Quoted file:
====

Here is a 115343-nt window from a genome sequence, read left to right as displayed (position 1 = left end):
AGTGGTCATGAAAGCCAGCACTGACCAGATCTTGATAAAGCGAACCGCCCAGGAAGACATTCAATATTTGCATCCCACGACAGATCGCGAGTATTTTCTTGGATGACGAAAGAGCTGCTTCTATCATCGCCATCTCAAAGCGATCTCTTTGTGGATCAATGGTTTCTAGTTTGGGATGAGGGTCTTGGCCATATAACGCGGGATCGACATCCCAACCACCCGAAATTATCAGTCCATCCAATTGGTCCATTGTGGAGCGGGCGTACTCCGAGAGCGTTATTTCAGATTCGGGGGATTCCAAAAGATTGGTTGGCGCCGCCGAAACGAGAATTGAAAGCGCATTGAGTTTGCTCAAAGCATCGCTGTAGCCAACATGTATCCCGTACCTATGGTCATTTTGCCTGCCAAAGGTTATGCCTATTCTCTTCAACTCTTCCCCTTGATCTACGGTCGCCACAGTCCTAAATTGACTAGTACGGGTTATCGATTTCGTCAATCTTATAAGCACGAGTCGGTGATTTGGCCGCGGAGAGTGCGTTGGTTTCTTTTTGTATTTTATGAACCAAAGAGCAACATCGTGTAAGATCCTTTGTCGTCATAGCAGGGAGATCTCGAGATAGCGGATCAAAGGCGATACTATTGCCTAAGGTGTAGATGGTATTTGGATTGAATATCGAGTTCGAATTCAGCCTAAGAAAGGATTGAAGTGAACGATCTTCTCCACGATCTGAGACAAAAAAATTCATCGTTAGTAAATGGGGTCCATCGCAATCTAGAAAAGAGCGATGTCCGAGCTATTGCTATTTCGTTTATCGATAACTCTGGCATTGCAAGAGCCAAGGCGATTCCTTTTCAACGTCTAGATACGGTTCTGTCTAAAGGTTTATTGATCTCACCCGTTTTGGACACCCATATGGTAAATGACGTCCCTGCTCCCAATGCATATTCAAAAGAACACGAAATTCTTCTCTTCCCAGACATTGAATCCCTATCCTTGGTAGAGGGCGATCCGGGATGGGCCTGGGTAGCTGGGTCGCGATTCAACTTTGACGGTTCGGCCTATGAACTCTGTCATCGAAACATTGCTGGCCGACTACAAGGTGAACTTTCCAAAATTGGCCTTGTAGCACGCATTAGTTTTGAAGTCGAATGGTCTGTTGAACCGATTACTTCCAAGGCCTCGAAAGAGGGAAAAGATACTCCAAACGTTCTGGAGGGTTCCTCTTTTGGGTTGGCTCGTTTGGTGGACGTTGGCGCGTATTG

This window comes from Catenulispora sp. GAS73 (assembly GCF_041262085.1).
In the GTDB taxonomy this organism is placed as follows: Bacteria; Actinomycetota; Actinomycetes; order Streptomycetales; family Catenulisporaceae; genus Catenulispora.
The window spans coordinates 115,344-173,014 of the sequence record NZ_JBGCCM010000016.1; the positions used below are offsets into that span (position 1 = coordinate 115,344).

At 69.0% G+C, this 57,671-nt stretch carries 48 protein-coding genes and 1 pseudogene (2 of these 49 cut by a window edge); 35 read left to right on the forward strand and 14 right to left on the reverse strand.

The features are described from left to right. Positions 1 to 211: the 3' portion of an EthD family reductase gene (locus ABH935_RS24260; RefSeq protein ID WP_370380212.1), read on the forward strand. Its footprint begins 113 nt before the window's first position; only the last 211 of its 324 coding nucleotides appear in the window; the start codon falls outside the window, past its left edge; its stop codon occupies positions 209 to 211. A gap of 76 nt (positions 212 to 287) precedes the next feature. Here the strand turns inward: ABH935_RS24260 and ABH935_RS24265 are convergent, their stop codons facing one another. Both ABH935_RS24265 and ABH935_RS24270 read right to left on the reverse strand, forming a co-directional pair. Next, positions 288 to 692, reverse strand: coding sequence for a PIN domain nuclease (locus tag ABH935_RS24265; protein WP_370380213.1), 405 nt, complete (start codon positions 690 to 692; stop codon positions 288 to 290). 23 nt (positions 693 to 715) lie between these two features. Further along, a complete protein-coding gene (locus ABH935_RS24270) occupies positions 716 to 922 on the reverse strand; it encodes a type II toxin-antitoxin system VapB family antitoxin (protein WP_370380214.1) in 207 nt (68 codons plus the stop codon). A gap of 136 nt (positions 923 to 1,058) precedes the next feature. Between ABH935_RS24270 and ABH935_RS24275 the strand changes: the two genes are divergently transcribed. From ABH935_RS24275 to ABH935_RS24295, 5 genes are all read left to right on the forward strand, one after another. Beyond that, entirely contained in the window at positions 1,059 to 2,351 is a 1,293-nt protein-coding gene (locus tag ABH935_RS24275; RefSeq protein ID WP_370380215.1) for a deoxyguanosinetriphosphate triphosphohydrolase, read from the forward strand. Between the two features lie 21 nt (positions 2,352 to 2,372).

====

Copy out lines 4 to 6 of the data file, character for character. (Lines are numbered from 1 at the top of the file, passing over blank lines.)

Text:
In the GTDB taxonomy this organism is placed as follows: Bacteria; Actinomycetota; Actinomycetes; order Streptomycetales; family Catenulisporaceae; genus Catenulispora.
The window spans coordinates 115,344-173,014 of the sequence record NZ_JBGCCM010000016.1; the positions used below are offsets into that span (position 1 = coordinate 115,344).

At 69.0% G+C, this 57,671-nt stretch carries 48 protein-coding genes and 1 pseudogene (2 of these 49 cut by a window edge); 35 read left to right on the forward strand and 14 right to left on the reverse strand.